Apart from being a lecturer at the University, Maathai also actively campaigned for women to have equal benefits in the same school, with many of her demands seeing successful results after negotiations. She was also involved in many civic and sociopolitical organizations such as the Kenya Red Cross (serving as director in 1973), the Kenya Association of University Women (member), the Environment Liaison Center (eventually became the board chairman), and the National Council of Women of Kenya (member). Through her involvement in these associations, she came to see that much of Kenya’s problems were deeply rooted to environmental degradation.

With her husband finally winning a seat in Parliament in 1974, she was able to push for more environmental initiatives that resonated his stance of solving the unemployment problem. Through her work, she was even able to attend the first UN conference about human settlements in June 1976. At the conference, her proposal, the tree-planting “Green Belt Movement”, was born.


January 1983 – The Voluntary Fund for the UN Decade for Women assisted the Green Belt Movement, image courtesy of http://www.theguardian.com/

Maathai separated from her husband in 1977, and he filed a divorce in 1979, claiming that she was too strong-minded and he was not able to control her. Accusations were filed later on, with him calling her “cruel” and accused her of adultery. Unfortunately, the judge ruled in his favor. Maathai even spent a few days in jail after a remark she had made about the judge being incompetent. All this resulted in her adding an extra ‘a’ to her surname to differentiate from Mathai, who had demanded she stop using his. Financial problems also arose because of the divorce, and she was left with no choice but to have her children live with her ex-husband as she was unable to bring them with her due to the nature of her work.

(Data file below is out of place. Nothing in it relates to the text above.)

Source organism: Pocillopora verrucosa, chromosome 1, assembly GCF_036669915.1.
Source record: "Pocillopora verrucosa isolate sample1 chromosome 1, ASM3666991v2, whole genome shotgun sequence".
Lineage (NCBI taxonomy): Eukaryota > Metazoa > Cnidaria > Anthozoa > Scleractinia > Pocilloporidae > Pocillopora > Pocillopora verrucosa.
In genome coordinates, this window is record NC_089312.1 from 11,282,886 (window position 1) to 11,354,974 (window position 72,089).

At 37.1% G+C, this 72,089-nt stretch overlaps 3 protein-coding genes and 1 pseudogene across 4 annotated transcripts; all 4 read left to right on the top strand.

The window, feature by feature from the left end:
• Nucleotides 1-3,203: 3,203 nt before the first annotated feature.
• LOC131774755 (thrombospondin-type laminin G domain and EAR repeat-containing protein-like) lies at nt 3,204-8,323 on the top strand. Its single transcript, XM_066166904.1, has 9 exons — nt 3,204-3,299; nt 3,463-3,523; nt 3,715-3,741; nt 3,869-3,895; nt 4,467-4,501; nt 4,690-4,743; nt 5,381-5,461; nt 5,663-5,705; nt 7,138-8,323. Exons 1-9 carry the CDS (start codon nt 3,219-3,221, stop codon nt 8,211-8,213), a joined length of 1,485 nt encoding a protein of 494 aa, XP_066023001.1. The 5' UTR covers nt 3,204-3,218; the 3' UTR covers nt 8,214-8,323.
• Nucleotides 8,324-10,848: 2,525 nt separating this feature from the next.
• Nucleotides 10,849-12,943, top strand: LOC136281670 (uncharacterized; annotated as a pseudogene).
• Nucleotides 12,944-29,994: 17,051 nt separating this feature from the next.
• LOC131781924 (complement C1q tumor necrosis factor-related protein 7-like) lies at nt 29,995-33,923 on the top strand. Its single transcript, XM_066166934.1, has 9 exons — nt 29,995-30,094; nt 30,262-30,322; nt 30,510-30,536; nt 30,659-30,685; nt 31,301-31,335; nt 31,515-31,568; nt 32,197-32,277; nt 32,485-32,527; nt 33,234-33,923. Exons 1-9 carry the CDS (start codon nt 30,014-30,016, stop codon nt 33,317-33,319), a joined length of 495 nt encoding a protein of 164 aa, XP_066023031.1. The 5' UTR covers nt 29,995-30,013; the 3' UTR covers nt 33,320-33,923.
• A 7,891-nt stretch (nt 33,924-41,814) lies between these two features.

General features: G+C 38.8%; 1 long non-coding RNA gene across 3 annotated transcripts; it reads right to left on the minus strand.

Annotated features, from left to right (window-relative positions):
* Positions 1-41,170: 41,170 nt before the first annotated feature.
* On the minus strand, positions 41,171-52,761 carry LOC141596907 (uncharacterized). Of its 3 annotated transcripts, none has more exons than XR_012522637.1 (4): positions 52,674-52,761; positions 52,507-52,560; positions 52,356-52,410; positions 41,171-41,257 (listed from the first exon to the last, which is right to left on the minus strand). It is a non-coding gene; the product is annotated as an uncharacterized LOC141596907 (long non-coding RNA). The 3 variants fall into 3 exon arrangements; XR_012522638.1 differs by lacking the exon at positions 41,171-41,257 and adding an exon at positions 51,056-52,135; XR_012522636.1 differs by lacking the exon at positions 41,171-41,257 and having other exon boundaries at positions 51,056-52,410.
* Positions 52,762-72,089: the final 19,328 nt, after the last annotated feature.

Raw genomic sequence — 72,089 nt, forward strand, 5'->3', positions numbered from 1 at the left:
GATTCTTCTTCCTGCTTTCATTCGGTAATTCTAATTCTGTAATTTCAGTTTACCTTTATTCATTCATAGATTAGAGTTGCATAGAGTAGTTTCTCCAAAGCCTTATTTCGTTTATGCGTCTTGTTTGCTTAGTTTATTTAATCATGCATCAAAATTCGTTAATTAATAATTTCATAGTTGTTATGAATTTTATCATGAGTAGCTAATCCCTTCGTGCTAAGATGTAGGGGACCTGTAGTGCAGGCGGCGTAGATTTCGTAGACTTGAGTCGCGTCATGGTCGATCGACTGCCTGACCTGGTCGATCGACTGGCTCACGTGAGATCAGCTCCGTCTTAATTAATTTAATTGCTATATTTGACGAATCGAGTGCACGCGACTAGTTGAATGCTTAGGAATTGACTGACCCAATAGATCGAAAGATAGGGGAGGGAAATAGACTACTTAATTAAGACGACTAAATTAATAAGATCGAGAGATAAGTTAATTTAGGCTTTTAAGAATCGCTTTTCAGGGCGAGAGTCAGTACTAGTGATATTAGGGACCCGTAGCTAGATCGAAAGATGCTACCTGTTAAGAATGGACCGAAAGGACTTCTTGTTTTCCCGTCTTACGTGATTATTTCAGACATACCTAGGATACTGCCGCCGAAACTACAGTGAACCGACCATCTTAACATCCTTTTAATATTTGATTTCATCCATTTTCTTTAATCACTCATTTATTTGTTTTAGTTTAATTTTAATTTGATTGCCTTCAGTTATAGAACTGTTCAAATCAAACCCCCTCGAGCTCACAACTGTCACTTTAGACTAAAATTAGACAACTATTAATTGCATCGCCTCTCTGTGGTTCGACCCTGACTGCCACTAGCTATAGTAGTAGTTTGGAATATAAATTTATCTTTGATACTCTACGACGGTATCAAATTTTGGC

More problems arose in the sphere of work and politics, with Maathai losing several elections for the chairman position of the National Council of Women of Kenya because of the meddling of Kenyan President Daniel arap Moi. By the time she was finally elected chairman, support was withdrawn from the NCWK until it became nearly bankrupt. Still, she served as chairman until her retirement in 1987. She also tried to run for Parliament but more problems resulted in her being disqualified. As she had to resign from her job to run, she found herself evicted and unable to live in the university housing because she no longer worked at the university.

The later years showed her concentration on the Green Belt Movement, which partnered with international organizations. This resulted in good funding, and overall the Green Belt Movement was able to plant more than 30 million trees as well as provided nearly 30,000 women with decent livelihood. From there, she continued to do more active work in the sphere of environmental protection and women’s rights as her network grew to even greater international heights. Clashes with the government were many, with Maathai beaten and bloodied by government cohorts, an assassination list that included her name, and unjust jailing. She underwent a hunger strike after this, and further earned the ire of the President, who had forcibly removed her from the site (among others). The international community recognized Maathai and she received the Goldman Environmental prize (1991), and the Hunger Project’s Africa Prize for Leadership in London.